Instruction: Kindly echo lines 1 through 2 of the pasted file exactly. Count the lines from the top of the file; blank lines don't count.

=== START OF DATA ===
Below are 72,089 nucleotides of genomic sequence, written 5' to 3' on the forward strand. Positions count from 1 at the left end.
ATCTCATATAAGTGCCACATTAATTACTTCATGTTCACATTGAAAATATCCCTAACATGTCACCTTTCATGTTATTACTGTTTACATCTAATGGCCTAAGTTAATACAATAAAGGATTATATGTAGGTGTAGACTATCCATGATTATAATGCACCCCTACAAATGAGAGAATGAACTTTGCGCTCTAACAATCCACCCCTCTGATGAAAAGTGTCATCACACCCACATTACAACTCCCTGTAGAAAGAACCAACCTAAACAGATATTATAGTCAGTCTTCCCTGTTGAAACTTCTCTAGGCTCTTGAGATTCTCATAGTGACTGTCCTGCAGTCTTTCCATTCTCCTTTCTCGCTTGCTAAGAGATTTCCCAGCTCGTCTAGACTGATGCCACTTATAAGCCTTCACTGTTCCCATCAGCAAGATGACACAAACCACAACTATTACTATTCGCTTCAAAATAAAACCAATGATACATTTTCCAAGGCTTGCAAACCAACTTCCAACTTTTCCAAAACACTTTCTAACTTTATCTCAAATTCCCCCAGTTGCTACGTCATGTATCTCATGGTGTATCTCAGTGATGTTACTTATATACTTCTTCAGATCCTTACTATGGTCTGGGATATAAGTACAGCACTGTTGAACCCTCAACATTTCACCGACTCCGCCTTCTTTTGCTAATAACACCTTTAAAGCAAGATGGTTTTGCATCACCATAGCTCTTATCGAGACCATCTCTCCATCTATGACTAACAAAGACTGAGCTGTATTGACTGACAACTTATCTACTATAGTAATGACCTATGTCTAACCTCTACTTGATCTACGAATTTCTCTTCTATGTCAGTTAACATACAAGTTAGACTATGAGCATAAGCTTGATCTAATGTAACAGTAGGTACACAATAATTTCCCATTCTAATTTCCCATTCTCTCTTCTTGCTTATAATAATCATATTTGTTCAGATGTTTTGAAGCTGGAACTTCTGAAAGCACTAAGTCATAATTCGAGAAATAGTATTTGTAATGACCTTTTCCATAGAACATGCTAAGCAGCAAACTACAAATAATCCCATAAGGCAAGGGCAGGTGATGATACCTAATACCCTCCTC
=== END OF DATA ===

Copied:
Below are 72,089 nucleotides of genomic sequence, written 5' to 3' on the forward strand. Positions count from 1 at the left end.
ATCTCATATAAGTGCCACATTAATTACTTCATGTTCACATTGAAAATATCCCTAACATGTCACCTTTCATGTTATTACTGTTTACATCTAATGGCCTAAGTTAATACAATAAAGGATTATATGTAGGTGTAGACTATCCATGATTATAATGCACCCCTACAAATGAGAGAATGAACTTTGCGCTCTAACAATCCACCCCTCTGATGAAAAGTGTCATCACACCCACATTACAACTCCCTGTAGAAAGAACCAACCTAAACAGATATTATAGTCAGTCTTCCCTGTTGAAACTTCTCTAGGCTCTTGAGATTCTCATAGTGACTGTCCTGCAGTCTTTCCATTCTCCTTTCTCGCTTGCTAAGAGATTTCCCAGCTCGTCTAGACTGATGCCACTTATAAGCCTTCACTGTTCCCATCAGCAAGATGACACAAACCACAACTATTACTATTCGCTTCAAAATAAAACCAATGATACATTTTCCAAGGCTTGCAAACCAACTTCCAACTTTTCCAAAACACTTTCTAACTTTATCTCAAATTCCCCCAGTTGCTACGTCATGTATCTCATGGTGTATCTCAGTGATGTTACTTATATACTTCTTCAGATCCTTACTATGGTCTGGGATATAAGTACAGCACTGTTGAACCCTCAACATTTCACCGACTCCGCCTTCTTTTGCTAATAACACCTTTAAAGCAAGATGGTTTTGCATCACCATAGCTCTTATCGAGACCATCTCTCCATCTATGACTAACAAAGACTGAGCTGTATTGACTGACAACTTATCTACTATAGTAATGACCTATGTCTAACCTCTACTTGATCTACGAATTTCTCTTCTATGTCAGTTAACATACAAGTTAGACTATGAGCATAAGCTTGATCTAATGTAACAGTAGGTACACAATAATTTCCCATTCTAATTTCCCATTCTCTCTTCTTGCTTATAATAATCATATTTGTTCAGATGTTTTGAAGCTGGAACTTCTGAAAGCACTAAGTCATAATTCGAGAAATAGTATTTGTAATGACCTTTTCCATAGAACATGCTAAGCAGCAAACTACAAATAATCCCATAAGGCAAGGGCAGGTGATGATACCTAATACCCTCCTC